"Most agencies do not know how many systems they've got, because they were all locally acquired and there's no central inventory," Bishoff said. "The most bizarre case we saw was a building with five physical access control systems. Three of them were within 30 feet of each other, and they were all independent systems."
Integrators also will have to help formulate a migration plan. Because of the large numbers of readers and possibly control panels at many different buildings, project teams will need a strategy for cutting over to a new system while allowing unfettered access through the old.
"You can't replace all your existing readers in one shot," Regelski said. "You need a strategy. It could be multiple cards or new cards with old tokens embedded."
Last December, SmartNet Inc. of Frederick, Md., finished transitioning the Air Force Institute of Technology at Wright-Patterson Air Force Base to a new physical security system designed to support both the current Defense Department Common Access Card and the future contactless personal identity verification card. Keith Wilson, SmartNets vice president of operations, said the company did the work in phases.
"We did new buildings first because we didn't have to transition the security systems," Wilson said. "Once the new buildings proved out, were connected and everything was working, we transitioned or replaced the components of the system."
The SmartNet deployment covers 148 doors in five buildings. The company expects to start integrating FIPS 201-prescribed fingerprint biometrics in April.
The good news for government is that despite all the effort that must go into upgrading systems to meet HSPD-12 mandates, the move to an integrated security infrastructure could save money. Authsec did an analysis for a large agency and found that if the agency had gone with a FIPS 201 security strategy, it would have saved $32 million in 2005.
"FIPS 201 and HSPD-12 create the opportunity for savings," Bishoff said, "but its going to be real expensive to get there."
And that could be the rub.
Congress is being pretty stingy, Webber said. A lot of people can't see through the trees to how they're going to be able to pay for this. ... This has the potential to be a huge mess.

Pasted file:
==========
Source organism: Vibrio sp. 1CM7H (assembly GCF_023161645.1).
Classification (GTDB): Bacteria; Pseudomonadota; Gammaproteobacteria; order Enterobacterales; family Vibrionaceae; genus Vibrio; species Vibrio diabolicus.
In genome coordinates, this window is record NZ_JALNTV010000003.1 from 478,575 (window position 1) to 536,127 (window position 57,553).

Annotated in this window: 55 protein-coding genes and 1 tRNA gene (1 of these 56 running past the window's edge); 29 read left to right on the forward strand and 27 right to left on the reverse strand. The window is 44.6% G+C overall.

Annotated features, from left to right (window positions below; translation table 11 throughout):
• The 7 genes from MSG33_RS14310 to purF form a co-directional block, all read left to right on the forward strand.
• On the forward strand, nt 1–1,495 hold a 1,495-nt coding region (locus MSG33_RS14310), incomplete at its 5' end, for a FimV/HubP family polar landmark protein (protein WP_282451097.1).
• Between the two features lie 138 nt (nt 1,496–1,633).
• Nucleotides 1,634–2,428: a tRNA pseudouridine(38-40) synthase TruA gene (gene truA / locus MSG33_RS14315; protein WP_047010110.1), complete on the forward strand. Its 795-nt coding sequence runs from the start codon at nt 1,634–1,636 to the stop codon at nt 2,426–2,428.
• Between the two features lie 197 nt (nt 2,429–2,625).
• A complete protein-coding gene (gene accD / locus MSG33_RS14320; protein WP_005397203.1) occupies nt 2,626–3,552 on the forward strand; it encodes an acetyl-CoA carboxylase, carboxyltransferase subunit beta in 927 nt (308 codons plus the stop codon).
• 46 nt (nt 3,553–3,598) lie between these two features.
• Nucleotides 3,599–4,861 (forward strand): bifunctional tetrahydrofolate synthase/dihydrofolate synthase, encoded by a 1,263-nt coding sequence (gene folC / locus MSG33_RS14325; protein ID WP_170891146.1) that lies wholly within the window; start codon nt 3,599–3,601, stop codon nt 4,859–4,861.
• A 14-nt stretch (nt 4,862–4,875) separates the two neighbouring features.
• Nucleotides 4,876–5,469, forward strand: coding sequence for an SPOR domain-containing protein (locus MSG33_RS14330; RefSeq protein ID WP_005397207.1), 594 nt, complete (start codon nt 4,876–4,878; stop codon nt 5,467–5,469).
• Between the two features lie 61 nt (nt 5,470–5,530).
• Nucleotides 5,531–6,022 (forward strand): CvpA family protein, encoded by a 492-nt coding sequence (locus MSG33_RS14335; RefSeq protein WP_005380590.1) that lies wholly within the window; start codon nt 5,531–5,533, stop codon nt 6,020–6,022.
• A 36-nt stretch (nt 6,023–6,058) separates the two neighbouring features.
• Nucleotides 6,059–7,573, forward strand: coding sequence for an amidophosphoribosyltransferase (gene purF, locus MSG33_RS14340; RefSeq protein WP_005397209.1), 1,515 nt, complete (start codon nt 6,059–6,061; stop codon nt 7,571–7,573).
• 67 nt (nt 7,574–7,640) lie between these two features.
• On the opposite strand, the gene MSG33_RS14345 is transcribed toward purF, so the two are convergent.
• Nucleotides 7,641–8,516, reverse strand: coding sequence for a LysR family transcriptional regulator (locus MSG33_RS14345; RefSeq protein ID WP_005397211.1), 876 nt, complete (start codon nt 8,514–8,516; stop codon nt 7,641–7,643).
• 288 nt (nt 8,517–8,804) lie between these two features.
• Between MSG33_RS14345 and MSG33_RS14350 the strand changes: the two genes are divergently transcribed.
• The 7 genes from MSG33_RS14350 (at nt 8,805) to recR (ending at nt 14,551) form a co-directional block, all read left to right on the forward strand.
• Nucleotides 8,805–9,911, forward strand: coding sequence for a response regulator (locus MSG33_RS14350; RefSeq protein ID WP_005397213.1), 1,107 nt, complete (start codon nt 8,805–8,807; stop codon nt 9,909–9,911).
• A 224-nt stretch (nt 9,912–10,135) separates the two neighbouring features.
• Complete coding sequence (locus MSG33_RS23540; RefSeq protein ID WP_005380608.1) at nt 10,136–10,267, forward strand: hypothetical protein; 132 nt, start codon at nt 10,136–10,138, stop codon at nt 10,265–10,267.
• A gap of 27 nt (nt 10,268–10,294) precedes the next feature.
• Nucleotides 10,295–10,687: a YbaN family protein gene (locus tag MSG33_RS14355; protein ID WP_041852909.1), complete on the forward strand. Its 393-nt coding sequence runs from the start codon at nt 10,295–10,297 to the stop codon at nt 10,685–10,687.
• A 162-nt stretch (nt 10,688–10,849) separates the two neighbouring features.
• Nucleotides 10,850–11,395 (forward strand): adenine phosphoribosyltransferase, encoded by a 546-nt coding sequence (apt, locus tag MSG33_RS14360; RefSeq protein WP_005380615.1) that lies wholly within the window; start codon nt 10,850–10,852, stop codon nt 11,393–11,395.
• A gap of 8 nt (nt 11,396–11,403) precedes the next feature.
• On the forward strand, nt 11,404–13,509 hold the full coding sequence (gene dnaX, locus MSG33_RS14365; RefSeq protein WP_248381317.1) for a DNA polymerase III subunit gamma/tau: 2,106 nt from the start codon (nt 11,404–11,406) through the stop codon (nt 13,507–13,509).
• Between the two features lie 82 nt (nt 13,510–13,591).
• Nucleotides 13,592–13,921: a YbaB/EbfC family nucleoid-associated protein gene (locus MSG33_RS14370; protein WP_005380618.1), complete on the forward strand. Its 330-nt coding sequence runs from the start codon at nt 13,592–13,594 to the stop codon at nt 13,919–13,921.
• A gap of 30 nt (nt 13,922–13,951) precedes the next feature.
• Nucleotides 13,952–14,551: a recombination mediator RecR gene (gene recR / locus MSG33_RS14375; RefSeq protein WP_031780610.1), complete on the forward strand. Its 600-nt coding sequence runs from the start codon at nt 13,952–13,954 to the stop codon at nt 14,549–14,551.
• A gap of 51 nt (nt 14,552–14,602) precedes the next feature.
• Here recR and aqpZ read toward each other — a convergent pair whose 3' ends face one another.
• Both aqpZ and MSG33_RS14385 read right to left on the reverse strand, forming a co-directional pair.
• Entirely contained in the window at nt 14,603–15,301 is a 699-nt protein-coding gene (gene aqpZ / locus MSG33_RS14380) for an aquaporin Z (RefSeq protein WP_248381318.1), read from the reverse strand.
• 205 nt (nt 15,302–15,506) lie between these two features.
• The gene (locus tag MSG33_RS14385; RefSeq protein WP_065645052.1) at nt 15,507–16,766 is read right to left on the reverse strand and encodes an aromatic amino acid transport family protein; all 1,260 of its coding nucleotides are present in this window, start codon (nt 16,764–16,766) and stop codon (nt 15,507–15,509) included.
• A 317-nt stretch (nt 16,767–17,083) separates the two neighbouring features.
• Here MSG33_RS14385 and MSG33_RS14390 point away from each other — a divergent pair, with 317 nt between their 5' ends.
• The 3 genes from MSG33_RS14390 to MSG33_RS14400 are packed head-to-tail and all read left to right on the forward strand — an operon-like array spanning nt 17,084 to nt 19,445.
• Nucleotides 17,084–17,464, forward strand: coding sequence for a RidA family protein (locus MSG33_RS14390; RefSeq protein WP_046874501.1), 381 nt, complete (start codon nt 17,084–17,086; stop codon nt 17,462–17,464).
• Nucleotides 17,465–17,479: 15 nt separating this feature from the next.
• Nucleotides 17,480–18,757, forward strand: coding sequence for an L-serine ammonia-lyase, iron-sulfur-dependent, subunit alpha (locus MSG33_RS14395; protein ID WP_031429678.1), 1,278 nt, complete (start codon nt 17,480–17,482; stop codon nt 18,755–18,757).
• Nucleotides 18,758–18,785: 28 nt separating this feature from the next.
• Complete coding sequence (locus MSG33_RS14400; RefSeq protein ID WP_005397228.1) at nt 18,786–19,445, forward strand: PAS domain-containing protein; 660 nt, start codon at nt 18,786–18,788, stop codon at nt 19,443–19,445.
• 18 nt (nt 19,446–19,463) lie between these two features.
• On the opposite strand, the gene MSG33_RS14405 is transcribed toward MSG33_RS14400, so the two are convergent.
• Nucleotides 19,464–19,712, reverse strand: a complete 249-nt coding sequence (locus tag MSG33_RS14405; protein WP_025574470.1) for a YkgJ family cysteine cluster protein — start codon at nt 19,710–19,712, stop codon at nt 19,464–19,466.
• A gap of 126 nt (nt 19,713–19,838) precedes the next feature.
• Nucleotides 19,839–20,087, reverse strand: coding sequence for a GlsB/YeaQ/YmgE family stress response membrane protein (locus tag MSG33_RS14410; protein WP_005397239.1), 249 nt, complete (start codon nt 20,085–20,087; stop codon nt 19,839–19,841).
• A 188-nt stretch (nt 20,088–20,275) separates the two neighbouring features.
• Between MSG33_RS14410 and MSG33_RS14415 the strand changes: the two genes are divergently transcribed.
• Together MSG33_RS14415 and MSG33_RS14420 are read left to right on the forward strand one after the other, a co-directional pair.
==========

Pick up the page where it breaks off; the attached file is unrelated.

Now that agencies have hopefully met requirements for part one of the Personal Identity Verification program, the clock is ticking to the Oct. 27 deadline for part-two compliance.
Agencies must have systems in place by then to begin issuing the interoperable smart ID cards mandated by Homeland Security Presidential Directive-12. Technical specifications for the cards and the data they will contain are being developed, and products are only beginning to be certified against Federal Information Processing Standard 201.
In the meantime, here are some things agencies can consider as they plan for the second phase of PIV:Â Enrolling thousands of workers, many of them scattered across the country, is not a trivial issue. Thought must be given to getting these employees to the enrollment system or getting a system to remote workers.Â Back-end systems will have to be in place to hold the data being gathered for use with PIV cards. These systems need to be interoperable with other systems so the data can be used.Â HSPD-12 does not specify how the new cards are to be used, but leveraging the technology will require enabling IT applications and physical access control systems. Without this, PIV will be just another photo ID.Â PIV cards are all about security; they must be tamper-resistant and difficult to counterfeit. Security features that go beyond basic requirements for the cards are available, and could be considered to meet an agencys specific needs.
"There is a lot of technology behind these cards that you can employ that is not incorporated in the standards," said Mike Gibbons, lead of Unisys Corp.s enterprise security practice.Â A biometric specification calls for including two index fingerprints on the card. What about those without two index fingers? Provisions should be made for alternate biometric features and systems to authenticate them.Â Decide which facilities pose the highest risk and plan to secure them first.Â Plan to implement the system modularly, so pieces can be added or upgraded when needed.
Reported by Washington Technology